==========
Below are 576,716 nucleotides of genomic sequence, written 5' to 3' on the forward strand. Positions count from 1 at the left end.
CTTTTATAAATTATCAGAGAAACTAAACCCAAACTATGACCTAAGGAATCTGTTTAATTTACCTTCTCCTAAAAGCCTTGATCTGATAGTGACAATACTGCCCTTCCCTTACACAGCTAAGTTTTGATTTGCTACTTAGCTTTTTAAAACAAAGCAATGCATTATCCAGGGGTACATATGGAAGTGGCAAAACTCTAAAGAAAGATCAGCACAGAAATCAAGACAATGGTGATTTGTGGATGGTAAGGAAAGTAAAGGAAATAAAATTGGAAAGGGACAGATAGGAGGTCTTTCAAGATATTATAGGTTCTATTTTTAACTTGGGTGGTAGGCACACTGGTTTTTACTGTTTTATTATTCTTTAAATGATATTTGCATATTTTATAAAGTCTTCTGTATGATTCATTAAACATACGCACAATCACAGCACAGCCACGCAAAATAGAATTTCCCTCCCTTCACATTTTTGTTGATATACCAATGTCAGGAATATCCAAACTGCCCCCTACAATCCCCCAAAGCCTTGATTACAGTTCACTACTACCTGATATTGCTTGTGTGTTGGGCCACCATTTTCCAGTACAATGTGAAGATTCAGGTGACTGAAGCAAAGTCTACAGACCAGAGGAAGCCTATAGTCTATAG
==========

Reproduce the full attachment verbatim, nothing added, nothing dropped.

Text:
Below are 576,716 nucleotides of genomic sequence, written 5' to 3' on the forward strand. Positions count from 1 at the left end.
CTTTTATAAATTATCAGAGAAACTAAACCCAAACTATGACCTAAGGAATCTGTTTAATTTACCTTCTCCTAAAAGCCTTGATCTGATAGTGACAATACTGCCCTTCCCTTACACAGCTAAGTTTTGATTTGCTACTTAGCTTTTTAAAACAAAGCAATGCATTATCCAGGGGTACATATGGAAGTGGCAAAACTCTAAAGAAAGATCAGCACAGAAATCAAGACAATGGTGATTTGTGGATGGTAAGGAAAGTAAAGGAAATAAAATTGGAAAGGGACAGATAGGAGGTCTTTCAAGATATTATAGGTTCTATTTTTAACTTGGGTGGTAGGCACACTGGTTTTTACTGTTTTATTATTCTTTAAATGATATTTGCATATTTTATAAAGTCTTCTGTATGATTCATTAAACATACGCACAATCACAGCACAGCCACGCAAAATAGAATTTCCCTCCCTTCACATTTTTGTTGATATACCAATGTCAGGAATATCCAAACTGCCCCCTACAATCCCCCAAAGCCTTGATTACAGTTCACTACTACCTGATATTGCTTGTGTGTTGGGCCACCATTTTCCAGTACAATGTGAAGATTCAGGTGACTGAAGCAAAGTCTACAGACCAGAGGAAGCCTATAGTCTATAG